EXCLUSIVE: Imported Vodka On A Tear, As Brands Thrive Across The Pricing SpectrumMay 11, 2012
In a U.S. drinks market still dealing with difficult economic conditions, imported vodka is expanding at a rapid pace. In 2011, the category’s top 10 brands rose by an aggregate 13%, according to Impact Databank, an overall increase of nearly 3 million cases from the previous year. That standout performance extended an awesome upswing that has seen imported vodka sales basically triple since 2000 to reach nearly 25 million cases last year.
Imported vodka’s significant progress is especially notable because some of the category’s biggest names—including Absolut, Grey Goose and Stolichnaya—haven’t achieved marked growth for several years. However, their relatively lackluster results have been more than offset by a bevy of brands that have risen sharply of late via a mix of ambitious flavor activity, aggressive pricing and upscale positioning.
Pinnacle (roughly $14 a 750-ml.) enjoyed phenomenal growth in 2011, with sales nearly doubling to 2.7 million cases. The French brand’s stunning rise has been led by its flavored Whipped range, whose success has attracted a flurry of competitors into the market—and a suitor. Beam Inc. recently acquired Pinnacle from White Rock Distilleries.
Like Pinnacle, fellow French brand Cîroc ($32) has been catapulted to new heights by its flavored offerings, but its high-end cachet has also played a big part in its success—particularly impressive in a challenging economic environment. After its sales more than doubled in 2010, the Diageo North America brand achieved another exponential rise in 2011, with a 73.5% surge to 1.3 million cases.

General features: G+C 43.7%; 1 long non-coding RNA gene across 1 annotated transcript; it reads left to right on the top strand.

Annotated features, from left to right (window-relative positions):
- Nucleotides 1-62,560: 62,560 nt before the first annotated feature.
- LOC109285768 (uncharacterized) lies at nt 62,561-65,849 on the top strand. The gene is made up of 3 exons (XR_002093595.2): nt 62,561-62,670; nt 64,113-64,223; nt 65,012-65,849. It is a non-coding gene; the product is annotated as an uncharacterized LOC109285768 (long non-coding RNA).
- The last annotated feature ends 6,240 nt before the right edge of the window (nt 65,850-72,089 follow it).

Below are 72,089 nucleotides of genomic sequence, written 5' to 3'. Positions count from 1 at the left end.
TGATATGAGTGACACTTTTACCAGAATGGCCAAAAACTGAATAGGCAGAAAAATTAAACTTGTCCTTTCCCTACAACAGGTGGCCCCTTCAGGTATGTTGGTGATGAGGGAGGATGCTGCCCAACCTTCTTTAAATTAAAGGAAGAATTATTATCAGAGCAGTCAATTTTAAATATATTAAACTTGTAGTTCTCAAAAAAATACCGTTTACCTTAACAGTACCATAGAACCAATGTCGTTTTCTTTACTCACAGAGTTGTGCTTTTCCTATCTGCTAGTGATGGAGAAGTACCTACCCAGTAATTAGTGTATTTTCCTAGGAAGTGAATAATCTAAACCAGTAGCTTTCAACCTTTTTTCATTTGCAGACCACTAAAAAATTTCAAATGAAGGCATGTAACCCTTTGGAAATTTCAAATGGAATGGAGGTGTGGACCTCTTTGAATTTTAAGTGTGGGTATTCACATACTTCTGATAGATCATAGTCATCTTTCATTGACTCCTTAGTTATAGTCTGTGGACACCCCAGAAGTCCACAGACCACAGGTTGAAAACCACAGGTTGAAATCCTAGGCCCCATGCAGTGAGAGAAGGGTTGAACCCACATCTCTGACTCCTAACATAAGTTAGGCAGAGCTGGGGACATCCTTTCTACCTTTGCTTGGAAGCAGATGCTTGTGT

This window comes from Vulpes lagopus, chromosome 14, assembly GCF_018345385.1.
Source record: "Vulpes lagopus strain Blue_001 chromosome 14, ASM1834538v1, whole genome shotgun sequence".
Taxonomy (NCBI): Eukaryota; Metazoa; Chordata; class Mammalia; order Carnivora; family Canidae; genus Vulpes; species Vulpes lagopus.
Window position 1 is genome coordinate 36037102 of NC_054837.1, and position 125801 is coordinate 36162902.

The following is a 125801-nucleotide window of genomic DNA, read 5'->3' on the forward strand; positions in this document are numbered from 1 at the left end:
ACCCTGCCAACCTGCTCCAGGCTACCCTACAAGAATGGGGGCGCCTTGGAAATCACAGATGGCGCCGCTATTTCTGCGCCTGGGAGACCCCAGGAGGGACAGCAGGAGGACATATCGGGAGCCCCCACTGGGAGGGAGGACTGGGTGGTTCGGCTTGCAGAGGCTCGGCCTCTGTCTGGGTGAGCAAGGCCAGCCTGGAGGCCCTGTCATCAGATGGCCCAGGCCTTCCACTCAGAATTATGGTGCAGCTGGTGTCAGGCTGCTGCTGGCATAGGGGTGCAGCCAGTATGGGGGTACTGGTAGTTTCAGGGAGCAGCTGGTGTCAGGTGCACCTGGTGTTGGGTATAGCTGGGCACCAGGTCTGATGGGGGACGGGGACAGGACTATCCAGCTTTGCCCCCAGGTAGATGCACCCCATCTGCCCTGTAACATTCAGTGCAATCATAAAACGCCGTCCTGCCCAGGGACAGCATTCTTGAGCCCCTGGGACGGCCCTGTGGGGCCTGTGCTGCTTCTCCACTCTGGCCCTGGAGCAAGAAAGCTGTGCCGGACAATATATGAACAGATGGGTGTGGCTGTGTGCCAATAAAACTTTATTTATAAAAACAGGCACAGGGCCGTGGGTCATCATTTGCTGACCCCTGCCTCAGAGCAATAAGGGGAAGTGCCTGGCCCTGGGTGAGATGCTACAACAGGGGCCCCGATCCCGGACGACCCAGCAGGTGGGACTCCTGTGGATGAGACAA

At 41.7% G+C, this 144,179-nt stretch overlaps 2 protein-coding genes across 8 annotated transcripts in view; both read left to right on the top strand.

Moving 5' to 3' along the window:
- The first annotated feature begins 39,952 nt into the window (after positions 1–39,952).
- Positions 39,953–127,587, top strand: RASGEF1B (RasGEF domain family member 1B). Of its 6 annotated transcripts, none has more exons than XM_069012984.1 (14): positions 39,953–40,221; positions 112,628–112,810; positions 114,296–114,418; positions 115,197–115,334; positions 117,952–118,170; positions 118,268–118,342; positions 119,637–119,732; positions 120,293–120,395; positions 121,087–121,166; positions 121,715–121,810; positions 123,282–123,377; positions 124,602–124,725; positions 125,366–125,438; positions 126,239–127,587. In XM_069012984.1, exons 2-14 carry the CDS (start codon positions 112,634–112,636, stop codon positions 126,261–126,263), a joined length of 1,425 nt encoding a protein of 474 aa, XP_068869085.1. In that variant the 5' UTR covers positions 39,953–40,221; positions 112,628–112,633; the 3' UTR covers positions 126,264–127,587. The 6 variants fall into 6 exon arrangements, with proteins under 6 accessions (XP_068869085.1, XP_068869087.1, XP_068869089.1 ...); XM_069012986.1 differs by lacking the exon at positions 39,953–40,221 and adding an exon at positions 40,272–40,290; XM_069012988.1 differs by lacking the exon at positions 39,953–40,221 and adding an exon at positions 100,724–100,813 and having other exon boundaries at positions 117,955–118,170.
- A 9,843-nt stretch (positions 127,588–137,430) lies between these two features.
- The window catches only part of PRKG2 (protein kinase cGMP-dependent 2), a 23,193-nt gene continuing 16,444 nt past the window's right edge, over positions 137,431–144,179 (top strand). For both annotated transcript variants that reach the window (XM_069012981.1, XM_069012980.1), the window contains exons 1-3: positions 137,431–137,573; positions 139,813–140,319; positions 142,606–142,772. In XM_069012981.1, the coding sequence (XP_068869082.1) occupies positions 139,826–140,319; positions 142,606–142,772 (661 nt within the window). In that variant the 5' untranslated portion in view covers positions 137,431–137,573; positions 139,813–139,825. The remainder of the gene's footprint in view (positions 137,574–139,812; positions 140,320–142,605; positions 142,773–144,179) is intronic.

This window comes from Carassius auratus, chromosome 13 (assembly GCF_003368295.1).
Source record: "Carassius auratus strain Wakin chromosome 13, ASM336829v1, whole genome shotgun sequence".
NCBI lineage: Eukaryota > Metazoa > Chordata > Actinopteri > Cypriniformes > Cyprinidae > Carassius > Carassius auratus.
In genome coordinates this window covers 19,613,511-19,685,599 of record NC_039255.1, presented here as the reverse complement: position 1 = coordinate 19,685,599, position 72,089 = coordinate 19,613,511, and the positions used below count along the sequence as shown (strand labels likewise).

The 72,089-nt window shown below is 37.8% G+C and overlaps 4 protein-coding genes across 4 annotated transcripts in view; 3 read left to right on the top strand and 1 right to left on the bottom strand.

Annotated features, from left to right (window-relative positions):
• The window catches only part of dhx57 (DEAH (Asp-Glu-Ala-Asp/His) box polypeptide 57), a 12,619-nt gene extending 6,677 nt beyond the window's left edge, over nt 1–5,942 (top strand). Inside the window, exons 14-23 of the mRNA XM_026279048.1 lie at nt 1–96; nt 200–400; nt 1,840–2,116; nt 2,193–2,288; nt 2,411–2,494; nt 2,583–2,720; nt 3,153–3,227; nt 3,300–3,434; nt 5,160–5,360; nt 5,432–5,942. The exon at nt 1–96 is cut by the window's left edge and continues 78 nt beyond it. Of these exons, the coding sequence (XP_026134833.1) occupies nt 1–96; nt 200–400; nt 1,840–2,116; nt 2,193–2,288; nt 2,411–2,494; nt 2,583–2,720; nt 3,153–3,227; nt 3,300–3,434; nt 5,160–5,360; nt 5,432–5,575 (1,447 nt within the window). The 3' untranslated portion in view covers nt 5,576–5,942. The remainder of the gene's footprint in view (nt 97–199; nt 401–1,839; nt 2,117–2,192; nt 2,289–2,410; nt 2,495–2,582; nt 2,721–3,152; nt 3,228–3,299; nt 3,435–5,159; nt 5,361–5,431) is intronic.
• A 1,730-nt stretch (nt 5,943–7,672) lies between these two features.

While flavors have been instrumental in imported vodka’s rise, the category’s core offerings are also thriving. Fast-rising Sobieski ($11), which jumped by 24% to 950,000 cases in 2011, features eight flavors—from Karamel and Espresso to Bizon Grass and Cynamon. However, its original expression remains the Polish brand’s centerpiece. “Flavors may give vodka brands some publicity, but pure vodkas still rule the game,” said Timo Sutinen, vice president of marketing and business development for Sobieski marketer Imperial Brands.
Now that Pinnacle has been sold, industry players and investment firms are said to be lining up for a chance to acquire Sobieski (owned by France’s Belvédère SA). If recent history is any indication, both Sobieski and imported vodka have a lot of upside.
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